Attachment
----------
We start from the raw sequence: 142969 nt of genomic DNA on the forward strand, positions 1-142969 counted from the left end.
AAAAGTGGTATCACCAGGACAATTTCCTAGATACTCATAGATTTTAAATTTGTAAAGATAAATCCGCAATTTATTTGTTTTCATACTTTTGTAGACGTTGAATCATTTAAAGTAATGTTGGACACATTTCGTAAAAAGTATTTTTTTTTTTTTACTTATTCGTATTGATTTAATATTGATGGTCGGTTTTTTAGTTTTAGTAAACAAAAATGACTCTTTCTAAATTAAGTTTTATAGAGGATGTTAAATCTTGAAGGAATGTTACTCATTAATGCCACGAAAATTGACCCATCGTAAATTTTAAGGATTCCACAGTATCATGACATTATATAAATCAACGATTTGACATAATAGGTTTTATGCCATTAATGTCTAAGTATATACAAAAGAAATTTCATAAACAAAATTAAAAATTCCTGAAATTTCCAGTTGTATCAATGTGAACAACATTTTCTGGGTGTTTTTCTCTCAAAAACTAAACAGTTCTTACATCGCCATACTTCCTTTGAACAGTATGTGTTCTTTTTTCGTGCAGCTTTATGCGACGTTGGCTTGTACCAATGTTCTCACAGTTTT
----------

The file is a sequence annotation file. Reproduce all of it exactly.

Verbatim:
We start from the raw sequence: 142969 nt of genomic DNA on the forward strand, positions 1-142969 counted from the left end.
AAAAGTGGTATCACCAGGACAATTTCCTAGATACTCATAGATTTTAAATTTGTAAAGATAAATCCGCAATTTATTTGTTTTCATACTTTTGTAGACGTTGAATCATTTAAAGTAATGTTGGACACATTTCGTAAAAAGTATTTTTTTTTTTTTACTTATTCGTATTGATTTAATATTGATGGTCGGTTTTTTAGTTTTAGTAAACAAAAATGACTCTTTCTAAATTAAGTTTTATAGAGGATGTTAAATCTTGAAGGAATGTTACTCATTAATGCCACGAAAATTGACCCATCGTAAATTTTAAGGATTCCACAGTATCATGACATTATATAAATCAACGATTTGACATAATAGGTTTTATGCCATTAATGTCTAAGTATATACAAAAGAAATTTCATAAACAAAATTAAAAATTCCTGAAATTTCCAGTTGTATCAATGTGAACAACATTTTCTGGGTGTTTTTCTCTCAAAAACTAAACAGTTCTTACATCGCCATACTTCCTTTGAACAGTATGTGTTCTTTTTTCGTGCAGCTTTATGCGACGTTGGCTTGTACCAATGTTCTCACAGTTTT